Boo Radley Discrimination

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To Kill a Mockingbird Even after the thirteenth amendment passed in the constitution of the United States of America, discrimination was still an issue that required contending. The abolishment did very little but put a law to make it illegal to own slaves, but yet the hatred and prejudice still existed in society. This issue is reflected in the literature of the time such as the classical novel written by Harper Lee, To Kill a Mocking Bird. Overall in the novel To Kill a Mocking Bird, the theme of discrimination is developed through the characters of Tom Robinson, Scout Finch, and lastly Arthur “Boo” Radley. One of the characters in the novel that was heavily discriminated by authority was Tom Robinson. Tom was accused of rape and was declared…show more content…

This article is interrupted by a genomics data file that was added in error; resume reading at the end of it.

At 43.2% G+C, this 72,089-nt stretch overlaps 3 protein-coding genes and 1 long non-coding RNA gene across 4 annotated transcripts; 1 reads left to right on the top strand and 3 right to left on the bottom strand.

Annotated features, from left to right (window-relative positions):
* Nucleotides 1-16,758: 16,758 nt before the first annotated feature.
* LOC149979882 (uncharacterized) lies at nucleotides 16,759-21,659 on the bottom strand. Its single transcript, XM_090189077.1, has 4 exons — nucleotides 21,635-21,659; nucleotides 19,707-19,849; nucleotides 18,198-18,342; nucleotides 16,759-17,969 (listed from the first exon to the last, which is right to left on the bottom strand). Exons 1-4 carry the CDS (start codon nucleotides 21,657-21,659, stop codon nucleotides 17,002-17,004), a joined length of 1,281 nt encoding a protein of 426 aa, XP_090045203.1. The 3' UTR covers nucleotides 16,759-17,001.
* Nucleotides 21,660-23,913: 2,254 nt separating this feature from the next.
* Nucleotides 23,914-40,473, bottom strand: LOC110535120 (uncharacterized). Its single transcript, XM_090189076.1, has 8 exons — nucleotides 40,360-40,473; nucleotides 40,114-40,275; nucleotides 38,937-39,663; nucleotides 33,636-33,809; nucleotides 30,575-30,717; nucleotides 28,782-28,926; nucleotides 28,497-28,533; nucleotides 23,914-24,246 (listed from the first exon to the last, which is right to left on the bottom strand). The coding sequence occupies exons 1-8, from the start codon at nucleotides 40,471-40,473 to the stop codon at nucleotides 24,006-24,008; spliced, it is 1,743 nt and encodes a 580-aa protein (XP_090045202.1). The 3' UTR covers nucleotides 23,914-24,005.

In the novel Boo was never accepted by society for his past actions and for this declared a social outcast to humanity. The reputation the people of Maycomb possessed towards Boo was all negative rumors that people believed such as what he ate “dined on raw squirrels and any cat he could catch” (Lee, 13) which were one of the many rumors. These hurtful rumors made poor Boo a monster in their eyes and created a prejudice against him before knowing who he really is. The outcome of this ruined Boo’s life and disconnected him for the life outside his house. As Boo had made mistakes in his life as any other person in society has, he was never forgiven. His fate, which was decided by his dad, was to have no contact outside of the Radley house. This choice had expelled Boo from ever truly feeling any relationship of what so ever, and was always cut off if he had ever. This was displayed in chapter 7 when Boo had formed some connection between Scout and Jem such as leaving presents from them in the tree knot hole; later then Boo’s brother Nathan poured cement in the hole. This demonstrated that Boo had no connections to anyone outside his house since he was not allowed to have one which made misery rain on him. Lastly Boo was always discriminated and never appreciated for anything he had done to serve society. As the people of Maycomb always on thought of Boo being a bad person, he was shown evidently that he served society as a secret hero such as when he had saved the children from Bob Ewell; “Mr. Ewell was tryin’ to squeeze me to death . . . then somebody yanked Mr. Ewell down”. At that scene, Scout was referring to Boo Radley saving her life when Mr. Ewell was trying to kill her. This showed another side of Boo that society has not once mentioned, meaning they never really knew Boo personally and all the good character he posses to be a hero in his community. These events
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